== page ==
This short video demonstrates the action of rituximab, a drug which shows promise for those with severe CFS/ME. Rituximab (trade names: Rituxan, MabThera) was first approved by the FDA in 1997 for the treatment of non-Hodgkin's lymphoma. It is believed that rituximab destroys tumors by attaching to the CD20 receptor on B cells, causing the tumor cells to disintegrate. In some non-Hodgkin's B-cell lymphomas, rituximab prevents the production of more tumor cells.
Rituximab is also used in the treatment of autoimmune disorders, such as rheumatoid arthritis and Wegener's granulomatosis. In these cases, rituximab works by temporarily depleting the total number of B cells, which are important in promoting inflammation. Rich Van Konynenburg proposed that this is why rituximab works for CFS/ME patients – by reducing B cells, rituximab reduces inflammation.
The effect of rituximab on CFS/ME patients was discovered by accident. Two Norwegian doctors, Øystein Fluge and Olav Mella of Haukeland University Hospital, noticed that after treating a CFS/ME patient for Hodgkin's lymphoma with rituximab, she recovered from CFS/ME. This led the doctors to initiate a small study of rituximab on CFS/ME patients.
Three CFS/ME patients were given rituximab in an open-label trial (that is, the patients knew they were receiving the drug). All three patients experienced significant improvement; two of them responded within six weeks and the third had a delayed response, occurring six months after treatment. The positive effects lasted for between 16 and 44 weeks. After relapse, the patients were administered another dose of rituximab, with the same positive results. The investigators hypothesized that B cells of the immune system might play a significant role in CFS, at least for a subset of patients, and that “CFS may be amenable to therapeutic interventions aimed at modifying B-cell number and function.”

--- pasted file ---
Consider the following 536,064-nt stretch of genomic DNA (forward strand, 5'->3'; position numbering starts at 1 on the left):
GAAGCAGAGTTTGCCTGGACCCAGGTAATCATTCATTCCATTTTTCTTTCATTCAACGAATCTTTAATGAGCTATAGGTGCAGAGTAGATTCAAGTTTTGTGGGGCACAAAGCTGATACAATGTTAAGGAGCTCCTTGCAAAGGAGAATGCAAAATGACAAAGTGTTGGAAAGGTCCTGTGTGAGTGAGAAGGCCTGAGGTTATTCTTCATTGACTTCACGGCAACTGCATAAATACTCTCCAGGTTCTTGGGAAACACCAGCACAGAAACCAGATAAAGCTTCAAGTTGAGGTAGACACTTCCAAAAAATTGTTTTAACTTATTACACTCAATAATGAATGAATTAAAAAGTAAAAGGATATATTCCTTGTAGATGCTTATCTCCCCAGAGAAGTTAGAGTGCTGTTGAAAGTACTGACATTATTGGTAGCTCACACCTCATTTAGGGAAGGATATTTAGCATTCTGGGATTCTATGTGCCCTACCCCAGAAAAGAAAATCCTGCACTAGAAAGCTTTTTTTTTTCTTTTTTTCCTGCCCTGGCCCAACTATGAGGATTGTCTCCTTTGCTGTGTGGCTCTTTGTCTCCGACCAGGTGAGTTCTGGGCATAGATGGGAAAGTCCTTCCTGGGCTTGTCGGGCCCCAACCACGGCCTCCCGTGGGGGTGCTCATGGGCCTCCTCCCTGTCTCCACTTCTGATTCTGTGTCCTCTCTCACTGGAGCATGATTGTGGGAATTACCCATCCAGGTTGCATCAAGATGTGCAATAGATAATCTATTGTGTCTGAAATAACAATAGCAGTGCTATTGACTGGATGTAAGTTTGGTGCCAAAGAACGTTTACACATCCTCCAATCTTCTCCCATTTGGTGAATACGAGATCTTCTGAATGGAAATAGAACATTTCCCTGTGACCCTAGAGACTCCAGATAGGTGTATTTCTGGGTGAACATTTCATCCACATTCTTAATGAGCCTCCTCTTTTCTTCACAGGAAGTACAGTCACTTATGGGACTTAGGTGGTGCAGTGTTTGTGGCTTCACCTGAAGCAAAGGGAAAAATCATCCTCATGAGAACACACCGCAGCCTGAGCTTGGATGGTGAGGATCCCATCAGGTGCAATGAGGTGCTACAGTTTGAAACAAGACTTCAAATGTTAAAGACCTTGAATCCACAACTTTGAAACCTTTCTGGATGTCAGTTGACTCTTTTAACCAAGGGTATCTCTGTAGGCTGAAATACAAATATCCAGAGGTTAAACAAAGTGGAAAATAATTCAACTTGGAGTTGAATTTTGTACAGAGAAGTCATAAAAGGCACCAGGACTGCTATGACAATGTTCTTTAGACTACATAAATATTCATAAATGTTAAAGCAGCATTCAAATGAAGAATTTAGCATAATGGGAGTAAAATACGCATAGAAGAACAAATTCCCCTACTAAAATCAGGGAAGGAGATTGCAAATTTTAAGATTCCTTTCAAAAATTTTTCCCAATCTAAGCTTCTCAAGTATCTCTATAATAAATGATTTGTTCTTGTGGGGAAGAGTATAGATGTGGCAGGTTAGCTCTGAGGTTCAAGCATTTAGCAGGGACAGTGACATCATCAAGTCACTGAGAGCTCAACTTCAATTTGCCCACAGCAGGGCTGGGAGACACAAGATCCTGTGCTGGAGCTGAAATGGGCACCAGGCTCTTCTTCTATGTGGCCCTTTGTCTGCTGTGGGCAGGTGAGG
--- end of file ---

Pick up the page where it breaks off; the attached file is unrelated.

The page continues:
The positive results of this, as well as a second open-label trial, led Drs. Fluge and Mella to conduct a larger study with a more rigorous design to test the effects of the drug. In 2009 they initiated a double-blind, placebo-controlled phase trial with 30 CFS/ME patients. As in the earlier open-label studies, the responses to rituximab were significant. Sustained overall improvements were noted in 67% of the patients (as opposed to 13% of the control group). Four of the rituximab patients showed improvement past the study period. The authors concluded that the delayed responses starting from 2–7 months after rituximab treatment, in spite of rapid B-cell depletion, “suggests that CFS is an autoimmune disease and may be consistent with the gradual elimination of autoantibodies preceding clinical responses.”
Dr. David Bell, a now retired CFS/ME specialist, says “I've not seen results like this in any medical study in the 25 years that I have been in this field."